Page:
What imaging features are typically seen in infections of bones or joint spaces?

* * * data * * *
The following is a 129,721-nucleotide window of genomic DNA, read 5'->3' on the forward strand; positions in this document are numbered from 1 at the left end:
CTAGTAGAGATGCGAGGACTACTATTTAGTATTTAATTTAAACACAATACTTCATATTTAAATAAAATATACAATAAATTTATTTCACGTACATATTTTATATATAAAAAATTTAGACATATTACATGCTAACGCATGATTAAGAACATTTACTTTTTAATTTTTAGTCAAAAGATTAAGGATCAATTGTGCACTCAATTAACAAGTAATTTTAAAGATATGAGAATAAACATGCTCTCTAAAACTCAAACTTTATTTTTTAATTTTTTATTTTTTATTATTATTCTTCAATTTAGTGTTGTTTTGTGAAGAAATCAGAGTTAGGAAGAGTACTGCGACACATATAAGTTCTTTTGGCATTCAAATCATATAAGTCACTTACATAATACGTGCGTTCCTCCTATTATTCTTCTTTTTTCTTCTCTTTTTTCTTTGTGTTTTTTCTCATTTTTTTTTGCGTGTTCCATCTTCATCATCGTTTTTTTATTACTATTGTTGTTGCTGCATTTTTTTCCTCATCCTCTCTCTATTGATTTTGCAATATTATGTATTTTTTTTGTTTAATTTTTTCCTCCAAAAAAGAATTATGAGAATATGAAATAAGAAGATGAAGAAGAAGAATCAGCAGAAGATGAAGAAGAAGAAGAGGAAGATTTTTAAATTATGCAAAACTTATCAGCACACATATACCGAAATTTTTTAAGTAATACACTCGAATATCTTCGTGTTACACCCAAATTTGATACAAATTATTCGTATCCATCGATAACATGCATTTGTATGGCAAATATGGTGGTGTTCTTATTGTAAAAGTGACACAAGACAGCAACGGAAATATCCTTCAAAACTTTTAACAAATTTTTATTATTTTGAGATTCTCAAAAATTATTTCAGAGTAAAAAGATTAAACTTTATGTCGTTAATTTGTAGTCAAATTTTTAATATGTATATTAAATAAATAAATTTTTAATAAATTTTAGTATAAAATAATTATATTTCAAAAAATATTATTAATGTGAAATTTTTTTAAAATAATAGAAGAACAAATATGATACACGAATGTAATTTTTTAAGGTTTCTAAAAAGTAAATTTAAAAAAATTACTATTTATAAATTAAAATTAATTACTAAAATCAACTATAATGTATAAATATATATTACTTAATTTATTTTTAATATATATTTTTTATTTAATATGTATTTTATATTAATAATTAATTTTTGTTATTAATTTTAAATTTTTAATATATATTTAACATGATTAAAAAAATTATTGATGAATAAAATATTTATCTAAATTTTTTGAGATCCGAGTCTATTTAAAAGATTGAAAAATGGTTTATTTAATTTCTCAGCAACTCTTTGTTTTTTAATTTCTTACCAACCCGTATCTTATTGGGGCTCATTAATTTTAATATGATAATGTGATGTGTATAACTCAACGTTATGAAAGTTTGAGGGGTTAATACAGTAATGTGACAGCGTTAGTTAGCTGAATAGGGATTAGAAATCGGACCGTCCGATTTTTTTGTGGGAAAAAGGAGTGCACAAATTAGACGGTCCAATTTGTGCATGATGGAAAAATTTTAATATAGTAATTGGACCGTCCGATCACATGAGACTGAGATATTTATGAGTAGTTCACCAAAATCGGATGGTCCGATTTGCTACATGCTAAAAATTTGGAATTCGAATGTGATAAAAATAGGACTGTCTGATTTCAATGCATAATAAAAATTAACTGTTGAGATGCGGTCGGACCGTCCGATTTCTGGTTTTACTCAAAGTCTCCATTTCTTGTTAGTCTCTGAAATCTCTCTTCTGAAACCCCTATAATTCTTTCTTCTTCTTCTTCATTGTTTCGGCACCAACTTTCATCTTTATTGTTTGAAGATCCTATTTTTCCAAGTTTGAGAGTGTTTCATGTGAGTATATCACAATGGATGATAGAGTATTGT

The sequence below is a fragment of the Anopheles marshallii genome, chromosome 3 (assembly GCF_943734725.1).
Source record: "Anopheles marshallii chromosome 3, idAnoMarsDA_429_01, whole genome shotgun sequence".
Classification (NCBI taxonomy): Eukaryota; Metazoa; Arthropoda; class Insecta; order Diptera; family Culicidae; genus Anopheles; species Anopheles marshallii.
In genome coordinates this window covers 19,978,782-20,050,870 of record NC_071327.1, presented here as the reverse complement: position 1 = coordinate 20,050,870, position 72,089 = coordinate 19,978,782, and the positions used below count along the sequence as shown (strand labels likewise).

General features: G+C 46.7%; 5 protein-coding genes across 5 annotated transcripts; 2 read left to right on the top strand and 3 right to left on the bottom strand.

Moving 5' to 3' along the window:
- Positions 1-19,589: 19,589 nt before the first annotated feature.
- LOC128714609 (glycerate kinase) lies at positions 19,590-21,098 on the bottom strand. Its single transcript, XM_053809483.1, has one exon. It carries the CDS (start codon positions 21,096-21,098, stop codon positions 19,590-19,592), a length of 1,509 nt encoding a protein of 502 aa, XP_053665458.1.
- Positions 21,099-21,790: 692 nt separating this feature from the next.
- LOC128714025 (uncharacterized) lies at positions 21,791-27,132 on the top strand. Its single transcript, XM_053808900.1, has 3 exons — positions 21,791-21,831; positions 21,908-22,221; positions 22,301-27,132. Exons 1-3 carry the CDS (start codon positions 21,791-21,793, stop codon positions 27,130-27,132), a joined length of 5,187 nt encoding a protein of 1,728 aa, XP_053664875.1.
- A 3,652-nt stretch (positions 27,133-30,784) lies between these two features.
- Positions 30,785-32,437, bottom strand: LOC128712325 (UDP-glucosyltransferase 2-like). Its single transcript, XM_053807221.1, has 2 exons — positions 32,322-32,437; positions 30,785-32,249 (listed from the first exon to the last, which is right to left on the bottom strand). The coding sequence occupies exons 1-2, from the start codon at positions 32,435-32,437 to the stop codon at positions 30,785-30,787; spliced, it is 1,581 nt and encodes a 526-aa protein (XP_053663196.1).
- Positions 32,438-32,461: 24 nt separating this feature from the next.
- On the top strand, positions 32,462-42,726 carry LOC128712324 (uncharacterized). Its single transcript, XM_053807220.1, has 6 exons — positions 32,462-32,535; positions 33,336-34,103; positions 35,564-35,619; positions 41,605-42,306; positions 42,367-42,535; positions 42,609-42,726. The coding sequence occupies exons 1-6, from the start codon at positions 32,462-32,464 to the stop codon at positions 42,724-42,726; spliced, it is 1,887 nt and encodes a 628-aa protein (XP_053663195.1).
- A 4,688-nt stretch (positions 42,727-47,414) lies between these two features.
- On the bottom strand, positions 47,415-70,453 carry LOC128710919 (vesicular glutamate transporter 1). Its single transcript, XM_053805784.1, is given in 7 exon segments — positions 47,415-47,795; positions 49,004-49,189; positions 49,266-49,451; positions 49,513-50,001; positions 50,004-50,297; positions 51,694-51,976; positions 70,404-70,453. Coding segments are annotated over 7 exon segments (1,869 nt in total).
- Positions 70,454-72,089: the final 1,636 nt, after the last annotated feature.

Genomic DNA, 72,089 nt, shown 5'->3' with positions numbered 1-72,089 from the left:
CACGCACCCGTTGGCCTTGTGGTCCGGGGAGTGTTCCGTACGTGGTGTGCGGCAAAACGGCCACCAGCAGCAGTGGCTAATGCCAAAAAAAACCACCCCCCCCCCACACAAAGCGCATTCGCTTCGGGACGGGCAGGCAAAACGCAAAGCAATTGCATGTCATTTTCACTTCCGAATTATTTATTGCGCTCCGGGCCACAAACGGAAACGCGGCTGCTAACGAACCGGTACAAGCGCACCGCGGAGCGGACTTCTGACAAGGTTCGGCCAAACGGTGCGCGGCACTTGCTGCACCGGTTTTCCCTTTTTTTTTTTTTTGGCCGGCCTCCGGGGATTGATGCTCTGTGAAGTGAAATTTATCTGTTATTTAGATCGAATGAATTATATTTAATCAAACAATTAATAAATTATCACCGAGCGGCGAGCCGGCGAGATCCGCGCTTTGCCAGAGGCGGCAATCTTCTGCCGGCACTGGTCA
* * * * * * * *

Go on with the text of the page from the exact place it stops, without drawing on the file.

In acute osteomyelitis, the earliest radiographic abnormality is soft tissue swelling with obliteration of normal tissue planes. Hyperemia results in osteopenia, and bone destruction or periostitis may not be visualized for 7–14 days. MRI is much more sensitive for detection of early osteomyelitis. MRI is particularly helpful in defining the full extent of osteomyelitis, particularly when amputation is a therapeutic option ( Fig. 8.9 ). Osteomyelitis may be associated with a Brodie’s abscess, usually in the metaphysis of tubular bones in skeletally immature patients. A well-marginated lucent defect (commonly elongated) is seen surrounded by a thick band of sclerosis. With chronic osteomyelitis, radiodense spicules of necrotic bone, referred to as sequestra, may be seen within the lucent defect.